DWR to anglers: Release all bluegill caught at Steinaker Reservoir, Pelican Lake

DWR to anglers: Release all bluegill caught at Steinaker Reservoir, Pelican Lake

(Utah Division of Wildlife Resources)

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VERNAL — Those planning to fish at two popular places in northeastern Utah are being told to release any bluegill fish they might catch.

On Thursday, the Utah Division of Wildlife Resources announced an “emergency change” to its 2019 Utah Fishing Guidebook by instituting a catch-and-release policy on all bluegill at Steinaker Reservoir and Pelican Lake. The announcement comes a year after DWR restocked fish in both places.

Steinaker Reservoir was drained for dam repairs in 2018 and Pelican Lake underwent rotenone treatment last year to improve bluegill numbers. Rotenone is a substance that comes from tropical plant roots in the bean family. It’s not dangerous to people, pets or wildlife, but it’s poisonous to fish and thus used by biologists to treat streams and reservoirs. Last fall, officials dumped the substance in Pelican Lake to kill carp and goldfish that had helped put bluegill numbers in decline.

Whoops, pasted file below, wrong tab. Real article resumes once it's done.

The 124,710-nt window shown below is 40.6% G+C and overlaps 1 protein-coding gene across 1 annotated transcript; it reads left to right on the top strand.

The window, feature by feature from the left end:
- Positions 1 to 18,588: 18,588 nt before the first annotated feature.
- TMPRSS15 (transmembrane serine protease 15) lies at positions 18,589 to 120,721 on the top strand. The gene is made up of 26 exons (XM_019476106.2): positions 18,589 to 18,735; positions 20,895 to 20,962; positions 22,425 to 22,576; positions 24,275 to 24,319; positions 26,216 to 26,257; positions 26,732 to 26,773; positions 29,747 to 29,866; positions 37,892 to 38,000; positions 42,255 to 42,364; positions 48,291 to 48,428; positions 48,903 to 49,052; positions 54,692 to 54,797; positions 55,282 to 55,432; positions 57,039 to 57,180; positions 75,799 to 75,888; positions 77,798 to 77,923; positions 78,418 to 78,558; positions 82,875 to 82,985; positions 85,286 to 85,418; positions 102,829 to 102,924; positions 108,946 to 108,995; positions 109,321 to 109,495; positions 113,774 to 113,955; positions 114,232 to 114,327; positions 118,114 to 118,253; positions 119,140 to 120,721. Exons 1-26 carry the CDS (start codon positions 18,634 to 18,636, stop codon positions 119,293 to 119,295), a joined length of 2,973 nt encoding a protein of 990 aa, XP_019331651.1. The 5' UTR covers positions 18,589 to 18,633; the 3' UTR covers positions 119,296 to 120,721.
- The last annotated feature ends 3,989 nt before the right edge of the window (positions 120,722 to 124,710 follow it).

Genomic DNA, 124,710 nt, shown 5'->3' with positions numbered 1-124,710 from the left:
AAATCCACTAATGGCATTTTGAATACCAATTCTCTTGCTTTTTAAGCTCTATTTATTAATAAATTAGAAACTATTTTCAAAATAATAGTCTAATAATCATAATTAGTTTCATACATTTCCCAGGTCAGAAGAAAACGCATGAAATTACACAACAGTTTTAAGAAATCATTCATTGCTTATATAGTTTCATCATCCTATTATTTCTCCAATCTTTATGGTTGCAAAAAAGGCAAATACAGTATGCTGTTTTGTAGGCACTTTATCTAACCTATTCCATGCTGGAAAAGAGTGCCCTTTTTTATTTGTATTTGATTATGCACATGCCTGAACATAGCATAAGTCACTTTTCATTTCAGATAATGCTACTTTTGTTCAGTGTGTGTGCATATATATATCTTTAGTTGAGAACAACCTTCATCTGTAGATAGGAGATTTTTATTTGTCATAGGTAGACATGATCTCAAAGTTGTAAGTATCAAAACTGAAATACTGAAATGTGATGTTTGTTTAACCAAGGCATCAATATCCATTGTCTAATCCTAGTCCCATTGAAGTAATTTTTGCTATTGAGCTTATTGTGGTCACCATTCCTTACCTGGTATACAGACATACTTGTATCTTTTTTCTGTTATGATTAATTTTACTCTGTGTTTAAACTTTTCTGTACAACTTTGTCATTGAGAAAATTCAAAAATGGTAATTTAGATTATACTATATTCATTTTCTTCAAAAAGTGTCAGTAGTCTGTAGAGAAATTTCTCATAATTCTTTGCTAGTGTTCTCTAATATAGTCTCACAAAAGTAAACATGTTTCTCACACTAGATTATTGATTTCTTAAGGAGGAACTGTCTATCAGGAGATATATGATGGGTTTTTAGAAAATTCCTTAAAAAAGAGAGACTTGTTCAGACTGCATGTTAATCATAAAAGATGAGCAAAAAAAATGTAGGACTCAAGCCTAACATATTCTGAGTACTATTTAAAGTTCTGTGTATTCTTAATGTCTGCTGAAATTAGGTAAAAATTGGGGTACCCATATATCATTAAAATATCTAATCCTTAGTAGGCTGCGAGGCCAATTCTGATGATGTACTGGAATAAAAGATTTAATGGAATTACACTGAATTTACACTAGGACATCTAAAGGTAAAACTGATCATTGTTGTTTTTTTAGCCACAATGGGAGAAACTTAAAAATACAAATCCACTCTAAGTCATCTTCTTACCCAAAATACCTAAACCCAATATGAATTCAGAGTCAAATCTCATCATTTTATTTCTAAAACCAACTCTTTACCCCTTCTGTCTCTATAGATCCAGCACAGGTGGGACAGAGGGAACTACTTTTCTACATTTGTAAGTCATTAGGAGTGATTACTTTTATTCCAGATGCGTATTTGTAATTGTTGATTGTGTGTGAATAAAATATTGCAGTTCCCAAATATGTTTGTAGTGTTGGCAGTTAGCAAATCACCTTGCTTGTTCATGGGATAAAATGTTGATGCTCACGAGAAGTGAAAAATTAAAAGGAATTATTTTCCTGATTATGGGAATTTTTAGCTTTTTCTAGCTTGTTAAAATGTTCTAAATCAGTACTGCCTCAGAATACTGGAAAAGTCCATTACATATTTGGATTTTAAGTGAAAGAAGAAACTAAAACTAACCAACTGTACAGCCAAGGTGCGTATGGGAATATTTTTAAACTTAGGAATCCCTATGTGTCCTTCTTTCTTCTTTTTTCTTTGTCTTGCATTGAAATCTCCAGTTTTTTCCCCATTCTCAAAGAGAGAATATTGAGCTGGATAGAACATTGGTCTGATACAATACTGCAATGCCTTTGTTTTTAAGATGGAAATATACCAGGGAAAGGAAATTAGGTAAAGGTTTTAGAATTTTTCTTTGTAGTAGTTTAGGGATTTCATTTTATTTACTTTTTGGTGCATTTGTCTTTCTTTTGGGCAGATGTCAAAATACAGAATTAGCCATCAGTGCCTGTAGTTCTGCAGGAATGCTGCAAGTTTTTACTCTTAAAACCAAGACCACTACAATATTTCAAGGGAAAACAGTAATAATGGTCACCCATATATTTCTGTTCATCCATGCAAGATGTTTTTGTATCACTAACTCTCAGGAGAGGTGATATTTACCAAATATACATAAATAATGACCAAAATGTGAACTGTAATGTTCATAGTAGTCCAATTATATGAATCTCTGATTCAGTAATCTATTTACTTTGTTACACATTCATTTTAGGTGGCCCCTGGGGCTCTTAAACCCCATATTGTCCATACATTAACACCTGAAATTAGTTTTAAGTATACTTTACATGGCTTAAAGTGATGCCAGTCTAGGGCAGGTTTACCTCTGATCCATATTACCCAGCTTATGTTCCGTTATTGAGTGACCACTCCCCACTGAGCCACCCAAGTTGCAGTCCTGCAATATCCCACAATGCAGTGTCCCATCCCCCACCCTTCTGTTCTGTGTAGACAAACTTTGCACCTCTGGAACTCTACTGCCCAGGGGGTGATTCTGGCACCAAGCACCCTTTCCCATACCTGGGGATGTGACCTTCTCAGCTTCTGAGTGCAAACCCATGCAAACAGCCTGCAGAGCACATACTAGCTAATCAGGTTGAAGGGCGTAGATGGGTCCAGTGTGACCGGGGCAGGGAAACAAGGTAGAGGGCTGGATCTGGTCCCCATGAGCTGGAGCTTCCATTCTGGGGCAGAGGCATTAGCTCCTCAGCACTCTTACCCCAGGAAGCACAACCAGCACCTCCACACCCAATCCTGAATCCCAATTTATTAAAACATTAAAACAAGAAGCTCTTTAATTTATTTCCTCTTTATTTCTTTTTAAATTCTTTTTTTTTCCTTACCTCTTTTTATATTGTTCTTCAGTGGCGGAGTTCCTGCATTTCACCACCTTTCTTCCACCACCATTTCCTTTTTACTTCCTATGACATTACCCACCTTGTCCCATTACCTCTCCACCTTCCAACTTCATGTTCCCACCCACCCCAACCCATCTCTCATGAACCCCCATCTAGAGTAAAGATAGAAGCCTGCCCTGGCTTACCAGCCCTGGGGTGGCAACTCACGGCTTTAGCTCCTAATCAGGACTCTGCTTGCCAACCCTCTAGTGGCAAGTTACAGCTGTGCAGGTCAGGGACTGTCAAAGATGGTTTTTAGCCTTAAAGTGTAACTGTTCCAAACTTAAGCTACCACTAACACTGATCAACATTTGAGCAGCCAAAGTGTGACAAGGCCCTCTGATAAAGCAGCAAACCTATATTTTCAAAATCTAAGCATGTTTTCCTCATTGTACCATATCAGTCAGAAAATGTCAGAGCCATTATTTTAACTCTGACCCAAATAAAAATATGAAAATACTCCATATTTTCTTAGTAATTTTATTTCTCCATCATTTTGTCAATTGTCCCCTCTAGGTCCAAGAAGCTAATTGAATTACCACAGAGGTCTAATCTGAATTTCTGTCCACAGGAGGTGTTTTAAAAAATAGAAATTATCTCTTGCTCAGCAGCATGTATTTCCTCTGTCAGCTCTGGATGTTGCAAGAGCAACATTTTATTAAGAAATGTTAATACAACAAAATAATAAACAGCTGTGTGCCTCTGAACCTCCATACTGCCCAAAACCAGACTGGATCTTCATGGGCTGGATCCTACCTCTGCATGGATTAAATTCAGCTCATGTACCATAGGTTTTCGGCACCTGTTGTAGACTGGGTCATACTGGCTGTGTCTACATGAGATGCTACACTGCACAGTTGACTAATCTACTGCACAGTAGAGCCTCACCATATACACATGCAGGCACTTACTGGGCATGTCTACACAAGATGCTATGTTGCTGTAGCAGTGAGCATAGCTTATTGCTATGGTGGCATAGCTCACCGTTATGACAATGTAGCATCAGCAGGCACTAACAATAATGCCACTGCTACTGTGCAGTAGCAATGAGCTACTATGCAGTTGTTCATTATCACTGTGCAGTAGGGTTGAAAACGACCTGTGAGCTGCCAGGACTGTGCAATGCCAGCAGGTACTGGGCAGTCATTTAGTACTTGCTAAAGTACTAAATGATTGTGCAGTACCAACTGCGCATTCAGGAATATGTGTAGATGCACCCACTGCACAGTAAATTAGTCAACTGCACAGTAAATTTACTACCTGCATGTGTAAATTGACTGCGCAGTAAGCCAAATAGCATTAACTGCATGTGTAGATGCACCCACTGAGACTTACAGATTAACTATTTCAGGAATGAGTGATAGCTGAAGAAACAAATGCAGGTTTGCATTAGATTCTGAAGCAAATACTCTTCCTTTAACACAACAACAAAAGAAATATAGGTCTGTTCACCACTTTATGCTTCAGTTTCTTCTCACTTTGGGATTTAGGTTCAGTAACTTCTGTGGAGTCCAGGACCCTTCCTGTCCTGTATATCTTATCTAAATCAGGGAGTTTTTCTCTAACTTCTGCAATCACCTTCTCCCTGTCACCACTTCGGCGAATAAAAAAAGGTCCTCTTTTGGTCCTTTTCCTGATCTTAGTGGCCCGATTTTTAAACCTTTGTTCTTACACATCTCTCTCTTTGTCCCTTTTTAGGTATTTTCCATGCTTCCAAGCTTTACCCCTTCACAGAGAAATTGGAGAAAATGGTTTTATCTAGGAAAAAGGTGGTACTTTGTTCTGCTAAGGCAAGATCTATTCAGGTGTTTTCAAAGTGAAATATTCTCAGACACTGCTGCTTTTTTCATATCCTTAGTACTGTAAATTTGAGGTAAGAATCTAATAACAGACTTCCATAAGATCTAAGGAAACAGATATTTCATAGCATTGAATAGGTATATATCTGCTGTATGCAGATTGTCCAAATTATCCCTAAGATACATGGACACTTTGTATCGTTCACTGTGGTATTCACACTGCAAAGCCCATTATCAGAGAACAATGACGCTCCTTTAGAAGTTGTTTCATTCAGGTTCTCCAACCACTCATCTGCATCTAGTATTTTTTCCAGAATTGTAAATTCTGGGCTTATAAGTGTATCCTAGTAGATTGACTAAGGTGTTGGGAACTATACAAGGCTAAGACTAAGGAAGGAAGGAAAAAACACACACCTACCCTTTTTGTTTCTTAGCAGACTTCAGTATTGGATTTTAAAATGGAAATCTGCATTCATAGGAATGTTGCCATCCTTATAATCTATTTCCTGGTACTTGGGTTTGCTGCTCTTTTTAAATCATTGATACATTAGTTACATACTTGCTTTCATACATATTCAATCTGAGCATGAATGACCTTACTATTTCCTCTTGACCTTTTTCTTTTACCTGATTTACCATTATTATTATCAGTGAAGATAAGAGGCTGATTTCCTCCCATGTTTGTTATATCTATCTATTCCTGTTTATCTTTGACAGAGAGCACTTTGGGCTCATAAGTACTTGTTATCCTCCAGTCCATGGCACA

The fish were reintroduced after each project. As of Thursday, there were about 700 adult bluegill fish in Steinaker Reservoir and about 2,700 in Pelican Lake, according to state wildlife officials.

In a statement, DWR regional sportfish biologist Natalie Boren said the decision of issuing this catch-and-release policy is to help the reproduction of the species in both locations.

“Given this species' schooling nature and how much anglers love to harvest panfish, we feel the need to protect these young fish until more bluegill have grown to a catchable size and are able to reproduce,” she said.

DWR officials recommend anglers who catch the species handle the fish with care and not drop them on the ground or ice, gently remove the hook with needle-nose pliers or forceps, cut a line instead of removing a hook that is deep into the fish, and to not catch bluegill off their spawning beds during spring.

State wildlife officials say the change will remain in effect through Dec. 31, 2020.


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Carter Williams is a reporter who covers general news, local government, outdoors, history and sports for KSL.com.


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